A Lot or a Little?
What you will—and won't—find in this TV show.
The show illustrates scientific concepts in a way kids will understand and enjoy, often embracing slapstick humor in order to show a scientific property.
Host Phil is having a great time as he races around carrying out experiments and explaining why things happen, which can draw viewers in and then awaken their scientific curiosity.
Positive Role Models
The cast could use some ethnic and gender diversity -- host Phil is a white guy who generally carries out his experiments with and seeks advice from other male scientists. Still, he's an affable and enthusiastic host, and appealing to young viewers.
Violence & Scariness
There's always the potential for danger when experiments go wrong, and Phil occasionally hurls things around the lab. But he wears and explains proper safety gear to viewers.
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Parents Need to Know
Parents need to know that Science Max is an educational show that focuses on scientific concepts that will interest kids. Examples include how to levitate using magnets or make a bridge out of pasta. Host Phil is go-for-broke and fun; watching this show can increase viewers' scientific curiosity. Viewers should be cautioned not to try Phil's experiments at home without asking Mom and Dad first, even though Phil and his cohorts wear proper safety gear. Kids may also occasionally be mystified by the occasional Canadian word, as when Phil uses a "loony" (a Canadian coin) in an experiment. But the science is sound, interesting, and fun.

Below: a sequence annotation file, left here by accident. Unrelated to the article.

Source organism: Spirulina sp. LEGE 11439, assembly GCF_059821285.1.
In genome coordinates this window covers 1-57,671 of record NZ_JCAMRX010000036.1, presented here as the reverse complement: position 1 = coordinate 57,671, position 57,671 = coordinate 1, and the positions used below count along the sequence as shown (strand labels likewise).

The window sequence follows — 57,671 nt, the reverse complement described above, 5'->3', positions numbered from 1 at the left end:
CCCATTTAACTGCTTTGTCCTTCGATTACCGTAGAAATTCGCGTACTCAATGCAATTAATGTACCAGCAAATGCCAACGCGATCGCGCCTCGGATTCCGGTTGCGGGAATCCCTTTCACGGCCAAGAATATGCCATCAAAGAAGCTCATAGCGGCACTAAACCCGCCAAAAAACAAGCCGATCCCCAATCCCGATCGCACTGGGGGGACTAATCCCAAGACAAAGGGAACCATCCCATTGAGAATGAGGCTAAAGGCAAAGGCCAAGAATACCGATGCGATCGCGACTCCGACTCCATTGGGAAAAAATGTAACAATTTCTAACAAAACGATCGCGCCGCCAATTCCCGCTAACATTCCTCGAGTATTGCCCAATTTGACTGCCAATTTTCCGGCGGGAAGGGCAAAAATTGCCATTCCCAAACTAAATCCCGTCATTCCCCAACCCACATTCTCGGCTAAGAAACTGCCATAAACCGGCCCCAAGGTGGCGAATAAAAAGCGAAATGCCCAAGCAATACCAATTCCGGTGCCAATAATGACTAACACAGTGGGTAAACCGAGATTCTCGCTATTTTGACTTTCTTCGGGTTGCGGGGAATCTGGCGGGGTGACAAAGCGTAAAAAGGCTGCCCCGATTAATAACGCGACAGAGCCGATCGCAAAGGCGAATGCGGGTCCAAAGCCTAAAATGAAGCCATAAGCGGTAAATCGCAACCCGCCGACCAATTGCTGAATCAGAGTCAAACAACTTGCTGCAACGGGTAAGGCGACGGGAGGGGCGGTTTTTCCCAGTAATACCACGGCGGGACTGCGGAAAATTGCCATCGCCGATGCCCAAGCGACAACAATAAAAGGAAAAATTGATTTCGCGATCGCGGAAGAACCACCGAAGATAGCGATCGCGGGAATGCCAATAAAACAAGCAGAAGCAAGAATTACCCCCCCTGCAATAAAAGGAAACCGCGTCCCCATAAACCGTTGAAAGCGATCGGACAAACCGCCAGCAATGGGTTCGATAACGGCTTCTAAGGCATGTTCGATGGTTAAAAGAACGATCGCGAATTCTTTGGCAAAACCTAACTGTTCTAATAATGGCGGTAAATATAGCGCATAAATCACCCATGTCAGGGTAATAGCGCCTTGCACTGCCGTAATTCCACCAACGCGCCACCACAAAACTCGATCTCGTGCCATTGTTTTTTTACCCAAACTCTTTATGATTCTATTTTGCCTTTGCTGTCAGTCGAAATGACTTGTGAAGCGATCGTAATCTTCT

Is It Any Good?
Manic, frantic, and lots of fun, this science show is like Mr. Wizard meets MythBusters. Host McCordic looks and acts like an overgrown kid who clearly relishes carrying out his experiments and visiting locations like a magnet factory or public pool. He's equally sharp in cutaway comic vignettes that demonstrate scientific properties in a manner that may remind parents of Alton Brown's old food show, Good Eats, like when Phil demos ferromagnetism by hurling doughnuts, paperclips, and a shoe at a big magnet. Science Max is a lot of fun, and since it's educational, parents feel good about junior scientists watching. Everyone wins!
Did we miss something on diversity?
Research shows a connection between kids' healthy self-esteem and positive portrayals in media. That's why we've added a new "Diverse Representations" section to our reviews that will be rolling out on an ongoing basis. You can help us help kids by suggesting a diversity update.
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